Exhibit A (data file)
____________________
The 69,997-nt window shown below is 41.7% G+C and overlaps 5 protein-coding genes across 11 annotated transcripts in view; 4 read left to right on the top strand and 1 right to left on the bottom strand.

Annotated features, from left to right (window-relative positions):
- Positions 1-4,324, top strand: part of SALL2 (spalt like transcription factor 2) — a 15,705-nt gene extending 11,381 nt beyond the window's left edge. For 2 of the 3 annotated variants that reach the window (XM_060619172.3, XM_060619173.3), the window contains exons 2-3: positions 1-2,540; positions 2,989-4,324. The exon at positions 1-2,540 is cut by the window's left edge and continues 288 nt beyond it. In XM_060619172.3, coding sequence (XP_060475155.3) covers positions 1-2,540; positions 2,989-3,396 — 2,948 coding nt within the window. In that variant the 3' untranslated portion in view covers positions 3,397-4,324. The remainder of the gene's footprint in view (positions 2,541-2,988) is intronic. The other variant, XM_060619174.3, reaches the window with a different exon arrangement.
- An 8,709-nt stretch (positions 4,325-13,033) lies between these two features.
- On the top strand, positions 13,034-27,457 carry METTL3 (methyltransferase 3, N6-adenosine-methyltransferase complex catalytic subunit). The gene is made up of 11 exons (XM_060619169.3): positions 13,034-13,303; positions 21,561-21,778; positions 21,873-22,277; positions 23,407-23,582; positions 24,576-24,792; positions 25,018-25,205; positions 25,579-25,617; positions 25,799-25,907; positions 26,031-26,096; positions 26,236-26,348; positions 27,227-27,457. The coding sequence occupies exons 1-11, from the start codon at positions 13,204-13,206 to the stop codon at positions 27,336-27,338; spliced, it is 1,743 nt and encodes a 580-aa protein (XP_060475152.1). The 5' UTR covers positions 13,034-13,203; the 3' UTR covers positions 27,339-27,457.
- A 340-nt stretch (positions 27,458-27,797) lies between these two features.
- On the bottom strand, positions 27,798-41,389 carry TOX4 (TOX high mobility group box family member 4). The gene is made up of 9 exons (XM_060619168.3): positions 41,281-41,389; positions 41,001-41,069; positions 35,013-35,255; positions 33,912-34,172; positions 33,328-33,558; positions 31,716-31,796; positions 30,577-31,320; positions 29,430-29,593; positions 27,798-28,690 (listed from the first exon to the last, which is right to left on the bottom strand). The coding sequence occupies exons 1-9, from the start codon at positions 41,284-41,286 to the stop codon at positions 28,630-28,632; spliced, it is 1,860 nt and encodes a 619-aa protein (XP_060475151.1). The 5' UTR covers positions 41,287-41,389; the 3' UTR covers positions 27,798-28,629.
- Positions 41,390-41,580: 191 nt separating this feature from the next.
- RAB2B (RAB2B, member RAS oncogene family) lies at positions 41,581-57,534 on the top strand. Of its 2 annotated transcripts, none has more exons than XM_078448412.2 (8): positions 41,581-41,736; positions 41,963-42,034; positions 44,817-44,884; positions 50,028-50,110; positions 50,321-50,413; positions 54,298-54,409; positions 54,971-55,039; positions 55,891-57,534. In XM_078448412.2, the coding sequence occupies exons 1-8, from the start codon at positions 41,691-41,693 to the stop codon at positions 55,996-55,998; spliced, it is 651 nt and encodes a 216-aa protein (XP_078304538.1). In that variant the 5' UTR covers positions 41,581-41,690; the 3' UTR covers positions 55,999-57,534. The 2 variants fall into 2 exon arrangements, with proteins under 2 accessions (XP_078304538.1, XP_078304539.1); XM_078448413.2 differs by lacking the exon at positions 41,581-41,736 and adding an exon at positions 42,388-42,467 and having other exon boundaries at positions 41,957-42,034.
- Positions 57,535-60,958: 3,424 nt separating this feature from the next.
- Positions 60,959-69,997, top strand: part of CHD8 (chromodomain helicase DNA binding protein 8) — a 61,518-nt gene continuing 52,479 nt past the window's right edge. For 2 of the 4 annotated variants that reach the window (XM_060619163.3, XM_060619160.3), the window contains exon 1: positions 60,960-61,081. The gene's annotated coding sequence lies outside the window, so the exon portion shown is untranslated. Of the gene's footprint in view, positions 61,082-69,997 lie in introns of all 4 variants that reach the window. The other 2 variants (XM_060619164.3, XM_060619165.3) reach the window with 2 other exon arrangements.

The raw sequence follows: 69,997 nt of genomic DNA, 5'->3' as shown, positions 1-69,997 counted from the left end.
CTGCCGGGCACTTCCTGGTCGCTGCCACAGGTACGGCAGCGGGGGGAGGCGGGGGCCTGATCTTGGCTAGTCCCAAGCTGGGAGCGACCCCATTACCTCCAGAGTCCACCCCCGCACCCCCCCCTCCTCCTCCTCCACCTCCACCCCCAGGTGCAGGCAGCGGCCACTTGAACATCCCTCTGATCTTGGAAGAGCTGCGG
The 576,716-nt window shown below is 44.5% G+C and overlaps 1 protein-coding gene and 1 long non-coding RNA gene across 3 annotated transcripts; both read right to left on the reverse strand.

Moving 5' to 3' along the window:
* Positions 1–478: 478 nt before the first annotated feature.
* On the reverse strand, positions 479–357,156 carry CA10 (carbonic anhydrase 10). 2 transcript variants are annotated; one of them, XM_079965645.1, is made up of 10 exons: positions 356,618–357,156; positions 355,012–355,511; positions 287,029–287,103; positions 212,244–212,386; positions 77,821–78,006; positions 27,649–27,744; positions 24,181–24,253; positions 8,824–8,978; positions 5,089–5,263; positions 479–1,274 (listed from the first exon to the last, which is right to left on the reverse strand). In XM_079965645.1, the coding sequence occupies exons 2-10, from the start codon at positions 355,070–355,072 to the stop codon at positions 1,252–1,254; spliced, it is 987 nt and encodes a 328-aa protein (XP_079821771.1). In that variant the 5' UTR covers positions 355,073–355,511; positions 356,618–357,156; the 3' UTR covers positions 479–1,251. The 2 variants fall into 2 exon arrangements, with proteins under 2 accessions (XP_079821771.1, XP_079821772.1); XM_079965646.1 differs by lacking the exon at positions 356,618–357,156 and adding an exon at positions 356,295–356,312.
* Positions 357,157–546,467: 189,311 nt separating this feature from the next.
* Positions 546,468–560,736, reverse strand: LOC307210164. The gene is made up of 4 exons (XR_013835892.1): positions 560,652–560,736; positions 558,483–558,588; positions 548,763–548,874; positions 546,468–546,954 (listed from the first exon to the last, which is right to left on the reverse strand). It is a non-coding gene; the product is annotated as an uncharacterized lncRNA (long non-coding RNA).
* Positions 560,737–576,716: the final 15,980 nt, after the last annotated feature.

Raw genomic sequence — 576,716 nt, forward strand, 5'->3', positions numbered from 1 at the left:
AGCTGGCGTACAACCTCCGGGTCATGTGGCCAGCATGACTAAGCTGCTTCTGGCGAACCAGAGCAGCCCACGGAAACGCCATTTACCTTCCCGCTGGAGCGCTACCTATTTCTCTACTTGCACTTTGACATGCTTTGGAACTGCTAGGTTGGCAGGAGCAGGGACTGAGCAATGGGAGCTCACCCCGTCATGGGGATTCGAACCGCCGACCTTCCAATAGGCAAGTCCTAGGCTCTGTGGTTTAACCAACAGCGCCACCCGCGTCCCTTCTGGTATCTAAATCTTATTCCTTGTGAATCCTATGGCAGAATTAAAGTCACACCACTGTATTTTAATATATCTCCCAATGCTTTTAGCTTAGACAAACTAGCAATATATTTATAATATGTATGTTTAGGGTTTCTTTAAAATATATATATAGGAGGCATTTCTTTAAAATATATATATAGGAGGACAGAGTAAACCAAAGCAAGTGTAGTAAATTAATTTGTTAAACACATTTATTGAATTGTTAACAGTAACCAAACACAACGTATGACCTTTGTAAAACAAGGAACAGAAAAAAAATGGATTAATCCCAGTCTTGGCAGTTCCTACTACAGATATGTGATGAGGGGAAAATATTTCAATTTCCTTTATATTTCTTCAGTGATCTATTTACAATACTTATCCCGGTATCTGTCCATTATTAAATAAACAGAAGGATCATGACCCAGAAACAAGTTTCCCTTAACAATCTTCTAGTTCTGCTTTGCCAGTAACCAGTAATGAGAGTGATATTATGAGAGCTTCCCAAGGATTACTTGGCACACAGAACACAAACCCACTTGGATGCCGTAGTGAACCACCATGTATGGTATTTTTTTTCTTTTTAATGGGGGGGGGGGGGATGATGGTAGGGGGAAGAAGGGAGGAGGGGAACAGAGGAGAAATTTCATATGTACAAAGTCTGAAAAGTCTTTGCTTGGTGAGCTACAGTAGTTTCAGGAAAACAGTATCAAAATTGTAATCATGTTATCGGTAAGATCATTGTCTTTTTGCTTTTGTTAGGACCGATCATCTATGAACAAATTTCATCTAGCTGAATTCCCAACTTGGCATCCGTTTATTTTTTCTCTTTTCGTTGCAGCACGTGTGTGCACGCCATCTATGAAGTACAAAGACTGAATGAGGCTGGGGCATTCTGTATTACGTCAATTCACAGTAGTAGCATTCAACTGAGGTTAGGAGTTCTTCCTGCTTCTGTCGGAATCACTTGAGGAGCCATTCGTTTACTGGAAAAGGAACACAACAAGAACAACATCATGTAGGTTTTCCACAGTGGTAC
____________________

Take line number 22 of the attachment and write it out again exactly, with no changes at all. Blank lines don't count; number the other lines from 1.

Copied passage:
AGCTGGCGTACAACCTCCGGGTCATGTGGCCAGCATGACTAAGCTGCTTCTGGCGAACCAGAGCAGCCCACGGAAACGCCATTTACCTTCCCGCTGGAGCGCTACCTATTTCTCTACTTGCACTTTGACATGCTTTGGAACTGCTAGGTTGGCAGGAGCAGGGACTGAGCAATGGGAGCTCACCCCGTCATGGGGATTCGAACCGCCGACCTTCCAATAGGCAAGTCCTAGGCTCTGTGGTTTAACCAACAGCGCCACCCGCGTCCCTTCTGGTATCTAAATCTTATTCCTTGTGAATCCTATGGCAGAATTAAAGTCACACCACTGTATTTTAATATATCTCCCAATGCTTTTAGCTTAGACAAACTAGCAATATATTTATAATATGTATGTTTAGGGTTTCTTTAAAATATATATATAGGAGGCATTTCTTTAAAATATATATATAGGAGGACAGAGTAAACCAAAGCAAGTGTAGTAAATTAATTTGTTAAACACATTTATTGAATTGTTAACAGTAACCAAACACAACGTATGACCTTTGTAAAACAAGGAACAGAAAAAAAATGGATTAATCCCAGTCTTGGCAGTTCCTACTACAGATATGTGATGAGGGGAAAATATTTCAATTTCCTTTATATTTCTTCAGTGATCTATTTACAATACTTATCCCGGTATCTGTCCATTATTAAATAAACAGAAGGATCATGACCCAGAAACAAGTTTCCCTTAACAATCTTCTAGTTCTGCTTTGCCAGTAACCAGTAATGAGAGTGATATTATGAGAGCTTCCCAAGGATTACTTGGCACACAGAACACAAACCCACTTGGATGCCGTAGTGAACCACCATGTATGGTATTTTTTTTCTTTTTAATGGGGGGGGGGGGGATGATGGTAGGGGGAAGAAGGGAGGAGGGGAACAGAGGAGAAATTTCATATGTACAAAGTCTGAAAAGTCTTTGCTTGGTGAGCTACAGTAGTTTCAGGAAAACAGTATCAAAATTGTAATCATGTTATCGGTAAGATCATTGTCTTTTTGCTTTTGTTAGGACCGATCATCTATGAACAAATTTCATCTAGCTGAATTCCCAACTTGGCATCCGTTTATTTTTTCTCTTTTCGTTGCAGCACGTGTGTGCACGCCATCTATGAAGTACAAAGACTGAATGAGGCTGGGGCATTCTGTATTACGTCAATTCACAGTAGTAGCATTCAACTGAGGTTAGGAGTTCTTCCTGCTTCTGTCGGAATCACTTGAGGAGCCATTCGTTTACTGGAAAAGGAACACAACAAGAACAACATCATGTAGGTTTTCCACAGTGGTAC